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Old 15th August 2019
Gear Maniac
9xSound's Avatar
Thanks for all the replies!

I'm actually rather surprised to find myself alone in seeing this as an issue at all, if only a minor one. If I want to use the pattern switch, I need to be able to see and access it. Yes, I can put down my guitar and headphones and go around behind my rack, reach in through the cables and change the pattern, then go back to my workspace, get my guitar back into position, put my headphones back on and test whether I like the sound. Then repeat. And repeat.

Or, I can turn the PS around so the pattern switch faces my workspace. Now life's good. Except that now the on/off switch and LED are only visible from behind the rack. This creates a risk of an inadvertent hot connect/disconnect, which could harm the mic. And it again becomes an annoyance to get totally settled in with your guitar in position, headphones on, ready to roll and: Damn! The mic isn't on.

David Rick did a nice job of explaining my initial technical question regarding why power supplies are designed the way they are. To resolve my immediate issue, I'm sure I could rig up some sort of master power strip to position all the on/off switches in a more visible location, but that just seems like overkill. I don't have spare rack space to sacrifice just to solve what amounts to an inconvenience and the burden of remembering.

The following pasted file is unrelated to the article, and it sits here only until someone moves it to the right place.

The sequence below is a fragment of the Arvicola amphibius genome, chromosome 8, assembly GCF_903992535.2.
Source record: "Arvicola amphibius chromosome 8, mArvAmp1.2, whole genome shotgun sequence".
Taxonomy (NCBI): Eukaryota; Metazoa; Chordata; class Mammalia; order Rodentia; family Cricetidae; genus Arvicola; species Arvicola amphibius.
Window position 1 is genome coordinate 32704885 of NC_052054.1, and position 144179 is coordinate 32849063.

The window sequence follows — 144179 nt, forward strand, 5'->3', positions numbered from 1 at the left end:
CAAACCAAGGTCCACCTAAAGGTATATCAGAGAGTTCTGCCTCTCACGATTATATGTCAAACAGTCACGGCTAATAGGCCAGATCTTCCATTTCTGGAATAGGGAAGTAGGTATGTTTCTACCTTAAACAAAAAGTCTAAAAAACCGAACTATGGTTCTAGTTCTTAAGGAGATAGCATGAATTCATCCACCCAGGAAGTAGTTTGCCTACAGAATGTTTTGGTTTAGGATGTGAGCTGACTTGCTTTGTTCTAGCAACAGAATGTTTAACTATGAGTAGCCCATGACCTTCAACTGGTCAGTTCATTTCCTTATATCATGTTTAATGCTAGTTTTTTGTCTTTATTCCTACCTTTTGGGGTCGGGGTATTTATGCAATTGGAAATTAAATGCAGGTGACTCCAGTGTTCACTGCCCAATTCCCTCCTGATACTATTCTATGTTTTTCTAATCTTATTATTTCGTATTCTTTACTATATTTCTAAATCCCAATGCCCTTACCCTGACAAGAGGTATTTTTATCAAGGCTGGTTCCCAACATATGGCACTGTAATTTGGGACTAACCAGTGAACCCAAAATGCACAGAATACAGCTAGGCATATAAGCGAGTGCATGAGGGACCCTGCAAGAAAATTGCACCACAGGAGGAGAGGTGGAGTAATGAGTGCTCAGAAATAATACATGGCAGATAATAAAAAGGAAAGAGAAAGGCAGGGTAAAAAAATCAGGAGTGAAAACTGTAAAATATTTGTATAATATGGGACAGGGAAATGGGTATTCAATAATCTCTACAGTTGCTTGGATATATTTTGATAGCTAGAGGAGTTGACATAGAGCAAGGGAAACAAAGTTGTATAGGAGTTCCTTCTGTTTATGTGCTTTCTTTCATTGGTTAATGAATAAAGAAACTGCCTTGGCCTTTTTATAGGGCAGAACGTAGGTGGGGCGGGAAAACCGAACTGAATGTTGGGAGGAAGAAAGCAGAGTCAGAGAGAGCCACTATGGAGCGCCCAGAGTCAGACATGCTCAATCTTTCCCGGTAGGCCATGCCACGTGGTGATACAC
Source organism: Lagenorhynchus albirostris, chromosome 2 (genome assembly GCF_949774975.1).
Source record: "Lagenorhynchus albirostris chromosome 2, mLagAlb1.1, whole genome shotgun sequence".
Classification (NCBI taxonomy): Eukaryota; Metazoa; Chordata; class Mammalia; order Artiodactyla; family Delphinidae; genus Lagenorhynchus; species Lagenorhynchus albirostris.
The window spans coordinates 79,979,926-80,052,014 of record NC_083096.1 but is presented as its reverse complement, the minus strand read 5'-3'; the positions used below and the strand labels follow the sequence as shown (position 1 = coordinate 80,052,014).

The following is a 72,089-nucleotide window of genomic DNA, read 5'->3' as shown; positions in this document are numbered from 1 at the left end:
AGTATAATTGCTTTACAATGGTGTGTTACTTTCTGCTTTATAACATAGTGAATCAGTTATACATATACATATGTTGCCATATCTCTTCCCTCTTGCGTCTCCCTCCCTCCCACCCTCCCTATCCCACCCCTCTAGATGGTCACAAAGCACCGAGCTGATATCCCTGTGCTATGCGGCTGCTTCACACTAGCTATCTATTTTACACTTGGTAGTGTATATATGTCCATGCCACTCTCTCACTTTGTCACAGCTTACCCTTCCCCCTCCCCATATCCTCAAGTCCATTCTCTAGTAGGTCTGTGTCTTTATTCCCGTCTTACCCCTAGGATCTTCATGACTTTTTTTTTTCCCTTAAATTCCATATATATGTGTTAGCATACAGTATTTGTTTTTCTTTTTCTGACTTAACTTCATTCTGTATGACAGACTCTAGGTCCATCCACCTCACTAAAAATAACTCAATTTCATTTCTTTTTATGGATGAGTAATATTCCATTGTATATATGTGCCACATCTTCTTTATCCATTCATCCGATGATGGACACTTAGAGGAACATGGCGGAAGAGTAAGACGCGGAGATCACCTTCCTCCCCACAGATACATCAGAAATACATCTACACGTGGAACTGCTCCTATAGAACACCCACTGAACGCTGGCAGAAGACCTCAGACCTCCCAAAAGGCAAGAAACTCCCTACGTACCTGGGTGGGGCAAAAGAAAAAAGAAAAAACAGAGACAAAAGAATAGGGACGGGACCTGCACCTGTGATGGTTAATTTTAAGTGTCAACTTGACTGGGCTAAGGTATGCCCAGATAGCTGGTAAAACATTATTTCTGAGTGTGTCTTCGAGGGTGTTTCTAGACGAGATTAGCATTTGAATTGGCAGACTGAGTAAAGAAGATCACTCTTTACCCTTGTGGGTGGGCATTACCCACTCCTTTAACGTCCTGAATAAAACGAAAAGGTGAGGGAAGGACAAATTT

But the theoretical issue goes to something Avare alluded to: this cannot possibly be that complex electronically. All amplification must deal with the issue of potential hum. Where's that dual channel universal PS that will operate any tube mic safely, which fits into a single rack space, with voltage selectors, pattern selectors, LEDs and on/off all facing the front, while the AC line and audio cables are in the rear at a sufficient distance to dodge the hum?

I know, I know! I don't know WTH I'm talking about. Rock and roll.
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Why are all mic power supplies designed for inefficience?-ps-rear-view-l.jpg